The team also helps patients and families living with advanced COPD to plan for the future, particularly for crises that might require life support. Team members offer opportunities for patients to explore their hopes and expectations and to make careful decisions about their wishes.

Dr. Rocker says that patients with COPD sometimes become isolated because of their shortness of breath and lack of mobility. "They lose a lot of things that make life enjoyable for them," he says. "So it's a downward spiral-and while we might not be able to reverse that spiral, we try to give them some supports to provide a sense of hope for the future."

The program has already resulted in substantial reductions in emergency room visits and hospital admissions.

COPD sufferer David Smith, who has just completed the program, says that without it, he would have had to visit the emergency department at least a couple of times in the past several months. Now, he's learned to take his medications more effectively and to recognize signs of a flare-up. He also credits the INSPIRED team with giving him some control over his life again.

"This year I can go up on my roof and clean my skylights. I can cut my grass, go to the grocery store," he says. "Mentally, you cope with it better because it's been explained. Once you get the mental part beat, the physical will start to come back too."

Breast health centre advancing

Development continues toward the creation of a breast health centre at the IWK Health Centre in Halifax, thanks in large part to the efforts of more than 1,000 participants and volunteers at the 2011 Bust a Move for Breast Health event, held this past spring.

Statistics indicate that one out of every nine women in Nova Scotia will develop breast cancer. The centre, which is a joint project of Capital Health and the IWK, will enhance breast care so patients can receive services and treatment in a comforting environment.

Bust a Move, held jointly by the QEII Foundation and the IWK Foundation, got its start in 2010, and raised funds for the purchase of new digital mammography equipment. The $741,500 raised by Bust a Move 2011 will aid in the consolidation of diagnostic mammography at the IWK. A $122,000 gift from Telus's "Go Pink" campaign has brought the total funds raised for the centre in 2011 to $863,500.

Network expands to aid chronic pain sufferers

The nearly one in five Nova Scotians suffering from chronic pain will continue to benefit from a provincial network of trained primary care providers, thanks, in part, to generous donations from Purdue Pharma Canada and Pfizer Canada Inc. Each company contributed $130,000, for a total of $260,000.

The Nova Scotia Chronic Pain Collaborative Care Network (NSCPCCN), which began as a pilot program in July 2008, brings together skilled pain and addiction practitioners and a group of primary care providers for the purposes of education and clinical support. The goal of the network is to improve patient care and to reduce wait times for chronic pain patients.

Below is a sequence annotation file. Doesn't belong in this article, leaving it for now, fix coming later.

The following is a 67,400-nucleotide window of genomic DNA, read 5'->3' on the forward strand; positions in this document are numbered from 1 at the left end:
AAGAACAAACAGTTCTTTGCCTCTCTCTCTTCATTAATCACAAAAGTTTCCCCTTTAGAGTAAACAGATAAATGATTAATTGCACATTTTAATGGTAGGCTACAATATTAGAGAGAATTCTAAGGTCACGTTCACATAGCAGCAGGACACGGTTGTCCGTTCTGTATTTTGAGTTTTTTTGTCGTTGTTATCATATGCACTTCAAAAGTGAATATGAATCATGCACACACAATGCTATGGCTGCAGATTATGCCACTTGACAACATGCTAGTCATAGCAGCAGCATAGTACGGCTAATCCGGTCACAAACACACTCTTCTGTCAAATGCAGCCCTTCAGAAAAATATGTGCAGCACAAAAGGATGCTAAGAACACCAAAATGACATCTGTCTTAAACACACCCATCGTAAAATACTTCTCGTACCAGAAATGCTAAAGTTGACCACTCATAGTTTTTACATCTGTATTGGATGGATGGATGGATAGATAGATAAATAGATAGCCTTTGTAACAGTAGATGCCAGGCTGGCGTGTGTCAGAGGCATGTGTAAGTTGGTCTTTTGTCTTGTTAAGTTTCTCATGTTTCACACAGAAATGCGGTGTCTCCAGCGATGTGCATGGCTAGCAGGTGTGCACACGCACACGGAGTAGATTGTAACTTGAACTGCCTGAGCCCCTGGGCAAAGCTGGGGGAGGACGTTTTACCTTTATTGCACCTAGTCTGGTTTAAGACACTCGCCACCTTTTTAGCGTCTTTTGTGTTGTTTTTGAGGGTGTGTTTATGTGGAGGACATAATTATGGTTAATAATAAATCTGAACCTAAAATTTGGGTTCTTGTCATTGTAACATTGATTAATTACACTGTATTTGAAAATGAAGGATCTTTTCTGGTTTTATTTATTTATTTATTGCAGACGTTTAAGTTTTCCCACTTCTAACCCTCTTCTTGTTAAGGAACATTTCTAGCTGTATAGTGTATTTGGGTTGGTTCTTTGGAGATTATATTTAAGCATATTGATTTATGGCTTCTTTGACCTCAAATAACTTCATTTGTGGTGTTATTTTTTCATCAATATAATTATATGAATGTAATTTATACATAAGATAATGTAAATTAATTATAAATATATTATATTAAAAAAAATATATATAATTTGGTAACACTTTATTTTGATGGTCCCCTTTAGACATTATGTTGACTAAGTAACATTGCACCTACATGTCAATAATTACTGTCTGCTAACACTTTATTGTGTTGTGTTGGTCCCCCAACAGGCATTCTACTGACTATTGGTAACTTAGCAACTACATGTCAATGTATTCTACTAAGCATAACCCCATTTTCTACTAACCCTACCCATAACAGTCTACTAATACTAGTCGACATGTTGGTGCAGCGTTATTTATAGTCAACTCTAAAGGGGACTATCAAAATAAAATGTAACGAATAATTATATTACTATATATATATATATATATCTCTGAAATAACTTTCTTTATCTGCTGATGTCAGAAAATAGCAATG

"Some patients are now able to receive treatment from their family physician and not need to visit the pain management centre at the QEII," explains Dr. Peter MacDougall, physician at Capital Health and director of the NSCPCCN. "Others still need the referral, but now they are receiving immediate care and attention before they visit the centre."

The funds will also be used to expand the NSCPCCN across Nova Scotia and into other Maritime provinces.

IWK patients score big with new teen lounge

Sidney Crosby hangs out at the IWK in the new teen lounge he helped to provide.

Teenaged patients at the IWK Health Centre in Halifax have a new teen lounge to enjoy, thanks to a generous donation from the Sidney Crosby Foundation.

The teen lounge is a gathering space designed to meet the unique needs of patients 12 years and older, and is a safe haven where youth can enjoy and experience some of the same social interactions and fun that their peers enjoy. It is a place for group activities that include crafts and games, and for special events like birthdays and holiday parties. It's also a place for special visitors - like Sidney Crosby, who recently came to the redeveloped teen lounge and spent some time hanging out with the patients

Teens at the IWK played a crucial role in the design of the lounge by offering ideas-through focus groups arranged by the designers-about what they thought would create a fun and comfortable environment. Suggestions included a bigger cooking area and a window bench, both of which can now be found in the new space.

The new teen lounge will greatly improve the experiences of teens during their time at the Health Centre. This project was also made possible thanks to the generous support of the IWK Auxiliary-a longstanding advocate of the Child Life program-which supplied funding for the furniture and other special touches in the room.